SIMPLE SUP WARM UPJune 14, 2016
The summer weather is finally here and it is bringing the West Coast paddlers out with it. Over the next few weeks, the waters will start filling up with eager guys and girls, all determined to take on the surf and start their SUP adventures with a bang. Unfortunately, many of them will end up leaving early, with completely avoidable injuries, after forgetting to warm up properly.
While it’s a sin that most of us have been guilty of at one time or another, it’s still very risky. No matter what your activity of choice – be it basketball, baseball, or boarding – warming up the muscles and joints is an important part of preparing the body for a strenuous workout. It reduces the risk of injury, increases flexibility, and alleviates tension.
Before getting on your stand up paddle board, it is a good idea to do some dynamic stretching. This kind of warm up is based on motions that are dynamic; stretches and poses that keep the muscles moving all the time. Dynamic stretching warms up the joints and prevents tension within the muscles from causing problems later on, particularly after a very physical water sport.
If you are not used to dynamic stretching, you are advised to begin slow and raise the level of intensity as you work. The following stretches are just a few examples of some of the warm ups that you can do before you hit the surf. You’ll need a paddle for these routines if you’re going to do them at home. Or, alternatively, if you’re working out at the gym, incorporate them into your routine by using a dowel.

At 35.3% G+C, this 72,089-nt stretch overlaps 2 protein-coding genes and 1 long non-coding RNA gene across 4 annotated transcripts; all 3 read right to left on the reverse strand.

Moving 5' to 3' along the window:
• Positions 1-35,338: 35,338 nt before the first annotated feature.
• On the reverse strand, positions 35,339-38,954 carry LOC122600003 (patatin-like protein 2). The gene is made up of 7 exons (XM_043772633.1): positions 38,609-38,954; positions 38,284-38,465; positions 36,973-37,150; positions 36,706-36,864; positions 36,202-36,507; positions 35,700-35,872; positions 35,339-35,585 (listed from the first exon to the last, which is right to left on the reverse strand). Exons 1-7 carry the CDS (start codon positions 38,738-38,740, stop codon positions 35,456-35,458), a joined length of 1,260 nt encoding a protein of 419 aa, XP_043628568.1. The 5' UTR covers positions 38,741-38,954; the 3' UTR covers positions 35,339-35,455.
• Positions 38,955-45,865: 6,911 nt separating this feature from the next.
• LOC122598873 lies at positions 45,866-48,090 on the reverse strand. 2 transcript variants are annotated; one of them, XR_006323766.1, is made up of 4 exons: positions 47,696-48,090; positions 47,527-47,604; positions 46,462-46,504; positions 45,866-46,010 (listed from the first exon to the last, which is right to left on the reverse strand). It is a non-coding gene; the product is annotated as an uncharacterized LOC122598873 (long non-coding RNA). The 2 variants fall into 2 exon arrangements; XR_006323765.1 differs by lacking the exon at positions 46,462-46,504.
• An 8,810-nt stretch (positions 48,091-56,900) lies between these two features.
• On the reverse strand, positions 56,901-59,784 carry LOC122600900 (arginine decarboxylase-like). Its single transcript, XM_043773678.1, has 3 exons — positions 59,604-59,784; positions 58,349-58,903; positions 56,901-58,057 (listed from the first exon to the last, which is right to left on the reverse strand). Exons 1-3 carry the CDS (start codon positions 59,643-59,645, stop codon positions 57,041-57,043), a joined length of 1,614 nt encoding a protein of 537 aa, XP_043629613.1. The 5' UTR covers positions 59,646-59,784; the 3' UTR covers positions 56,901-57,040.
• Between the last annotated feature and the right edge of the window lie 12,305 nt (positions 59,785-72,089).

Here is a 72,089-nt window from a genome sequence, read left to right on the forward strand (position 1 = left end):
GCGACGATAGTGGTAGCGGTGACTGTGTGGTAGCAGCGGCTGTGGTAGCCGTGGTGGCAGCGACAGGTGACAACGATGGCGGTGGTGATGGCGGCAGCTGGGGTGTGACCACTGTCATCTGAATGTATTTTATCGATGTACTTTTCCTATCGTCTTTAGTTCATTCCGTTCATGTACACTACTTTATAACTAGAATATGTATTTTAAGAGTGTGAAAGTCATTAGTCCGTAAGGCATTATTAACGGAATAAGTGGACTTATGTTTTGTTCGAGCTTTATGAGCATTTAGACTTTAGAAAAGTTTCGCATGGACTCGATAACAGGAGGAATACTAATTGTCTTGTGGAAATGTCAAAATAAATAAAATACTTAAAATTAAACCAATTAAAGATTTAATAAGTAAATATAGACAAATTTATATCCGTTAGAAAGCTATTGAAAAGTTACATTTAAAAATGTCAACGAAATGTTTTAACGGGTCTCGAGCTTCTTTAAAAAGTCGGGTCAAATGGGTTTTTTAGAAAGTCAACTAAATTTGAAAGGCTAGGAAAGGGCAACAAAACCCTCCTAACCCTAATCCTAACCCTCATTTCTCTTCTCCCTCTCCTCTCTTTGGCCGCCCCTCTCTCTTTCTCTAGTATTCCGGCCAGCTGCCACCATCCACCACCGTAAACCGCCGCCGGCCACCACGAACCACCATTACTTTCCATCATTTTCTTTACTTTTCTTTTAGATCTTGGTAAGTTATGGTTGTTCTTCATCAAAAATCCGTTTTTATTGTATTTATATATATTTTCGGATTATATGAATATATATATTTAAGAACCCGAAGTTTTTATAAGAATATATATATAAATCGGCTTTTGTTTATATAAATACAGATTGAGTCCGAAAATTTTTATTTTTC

Begin standing, with your feet a little over hip width apart from one another. Take your paddle and grasp it in your hands, at a position that’s a little wider than the combined length of your shoulders. Maintain a micro bend at the elbows.
The stretch should start with the paddle held in front of your body. Then, move it over your head and, gradually, down towards the buttocks. It’s important not to use too much pressure or aggressively direct the motion; just let your hands move as far behind you as feels comfortable and natural. Repeat these steps as many times as needed.
Return to your original starting stance, but keep the paddle held up over your head. Your hands should be set apart by around a shoulder width. Use the paddle to draw out ‘O’ shapes in the air, while keeping it held aloft. Pay attention to the movements in your shoulders and the top of your back as you make this shape.
Start this stretch in a partial squat, with your knees bent. Then, hold the paddle level with the floor, but position it on top of your knees. Place your hands on either side of it, in the spaces where it extends past your body. Gradually, dip one shoulder downwards between the knees.
Return to the starting position and then repeat the motion for the opposite shoulder. You should aim to get a slow, but smooth and dynamic series of stretches going. If you hear a crack or a pop, don’t worry. It is just your bones warming up and getting used to the movements.
Upper Back Twists
Next, position the paddle behind your neck, but above your shoulders. Then, let your arms rest along its length. Keep your feet apart by a little over hip width distance. Now, turn your upper back slowly, with your arms staying in position on the paddle. Repeat this motion, in a back and forth pattern. This motion is great for stretching out the thoracic spine and the top of the portion of the back.
Paddle Moon Stretch
This next stretch is a clever twist on the ‘Moon Pose’ that was originally invented for yoga. Bring your feet together, in a starting stance. Hold the paddle with both hands, but position them shoulder width away from one another.
Before you reach upwards, breathe in deeply. As you let the breath out, twist slowly to one side. Repeat the stretch on the opposite side of your body. You should be moving from side to side in a careful and measured, by smooth manner.
The next time that you’re getting reading to head out boarding, take ten minutes to perform these stretches first. You won’t regret it! You’ll feel firmer and stronger on your stand up paddle board and you won’t be at risk of sustaining an injury.